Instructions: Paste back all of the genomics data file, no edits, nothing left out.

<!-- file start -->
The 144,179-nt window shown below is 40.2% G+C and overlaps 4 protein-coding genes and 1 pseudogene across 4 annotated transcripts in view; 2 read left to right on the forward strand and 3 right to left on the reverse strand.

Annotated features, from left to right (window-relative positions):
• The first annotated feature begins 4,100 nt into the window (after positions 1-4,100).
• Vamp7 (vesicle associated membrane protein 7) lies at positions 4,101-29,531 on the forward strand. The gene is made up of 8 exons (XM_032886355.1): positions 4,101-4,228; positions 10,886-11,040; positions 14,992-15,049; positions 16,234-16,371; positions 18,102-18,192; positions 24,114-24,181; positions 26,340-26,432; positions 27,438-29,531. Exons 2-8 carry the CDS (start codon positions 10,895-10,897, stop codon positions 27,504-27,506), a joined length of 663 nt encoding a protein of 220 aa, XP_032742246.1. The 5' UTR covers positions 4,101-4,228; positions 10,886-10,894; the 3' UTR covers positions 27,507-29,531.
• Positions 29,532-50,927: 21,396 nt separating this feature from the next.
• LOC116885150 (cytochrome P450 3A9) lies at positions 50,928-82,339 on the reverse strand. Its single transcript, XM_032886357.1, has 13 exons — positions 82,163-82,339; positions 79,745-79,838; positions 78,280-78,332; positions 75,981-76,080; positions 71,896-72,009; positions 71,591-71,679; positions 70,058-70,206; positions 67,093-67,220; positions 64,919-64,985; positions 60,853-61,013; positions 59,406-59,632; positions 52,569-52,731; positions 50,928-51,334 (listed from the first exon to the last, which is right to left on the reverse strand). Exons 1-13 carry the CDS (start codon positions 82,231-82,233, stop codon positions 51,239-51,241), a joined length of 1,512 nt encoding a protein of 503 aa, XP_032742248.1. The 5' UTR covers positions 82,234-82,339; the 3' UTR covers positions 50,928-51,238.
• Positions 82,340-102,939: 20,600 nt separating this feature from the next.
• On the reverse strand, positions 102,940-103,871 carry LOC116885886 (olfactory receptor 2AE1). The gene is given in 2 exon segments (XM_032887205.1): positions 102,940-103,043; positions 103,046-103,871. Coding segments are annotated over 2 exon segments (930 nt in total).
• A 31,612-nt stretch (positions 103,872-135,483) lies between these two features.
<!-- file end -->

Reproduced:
The 144,179-nt window shown below is 40.2% G+C and overlaps 4 protein-coding genes and 1 pseudogene across 4 annotated transcripts in view; 2 read left to right on the forward strand and 3 right to left on the reverse strand.

Annotated features, from left to right (window-relative positions):
• The first annotated feature begins 4,100 nt into the window (after positions 1-4,100).
• Vamp7 (vesicle associated membrane protein 7) lies at positions 4,101-29,531 on the forward strand. The gene is made up of 8 exons (XM_032886355.1): positions 4,101-4,228; positions 10,886-11,040; positions 14,992-15,049; positions 16,234-16,371; positions 18,102-18,192; positions 24,114-24,181; positions 26,340-26,432; positions 27,438-29,531. Exons 2-8 carry the CDS (start codon positions 10,895-10,897, stop codon positions 27,504-27,506), a joined length of 663 nt encoding a protein of 220 aa, XP_032742246.1. The 5' UTR covers positions 4,101-4,228; positions 10,886-10,894; the 3' UTR covers positions 27,507-29,531.
• Positions 29,532-50,927: 21,396 nt separating this feature from the next.
• LOC116885150 (cytochrome P450 3A9) lies at positions 50,928-82,339 on the reverse strand. Its single transcript, XM_032886357.1, has 13 exons — positions 82,163-82,339; positions 79,745-79,838; positions 78,280-78,332; positions 75,981-76,080; positions 71,896-72,009; positions 71,591-71,679; positions 70,058-70,206; positions 67,093-67,220; positions 64,919-64,985; positions 60,853-61,013; positions 59,406-59,632; positions 52,569-52,731; positions 50,928-51,334 (listed from the first exon to the last, which is right to left on the reverse strand). Exons 1-13 carry the CDS (start codon positions 82,231-82,233, stop codon positions 51,239-51,241), a joined length of 1,512 nt encoding a protein of 503 aa, XP_032742248.1. The 5' UTR covers positions 82,234-82,339; the 3' UTR covers positions 50,928-51,238.
• Positions 82,340-102,939: 20,600 nt separating this feature from the next.
• On the reverse strand, positions 102,940-103,871 carry LOC116885886 (olfactory receptor 2AE1). The gene is given in 2 exon segments (XM_032887205.1): positions 102,940-103,043; positions 103,046-103,871. Coding segments are annotated over 2 exon segments (930 nt in total).
• A 31,612-nt stretch (positions 103,872-135,483) lies between these two features.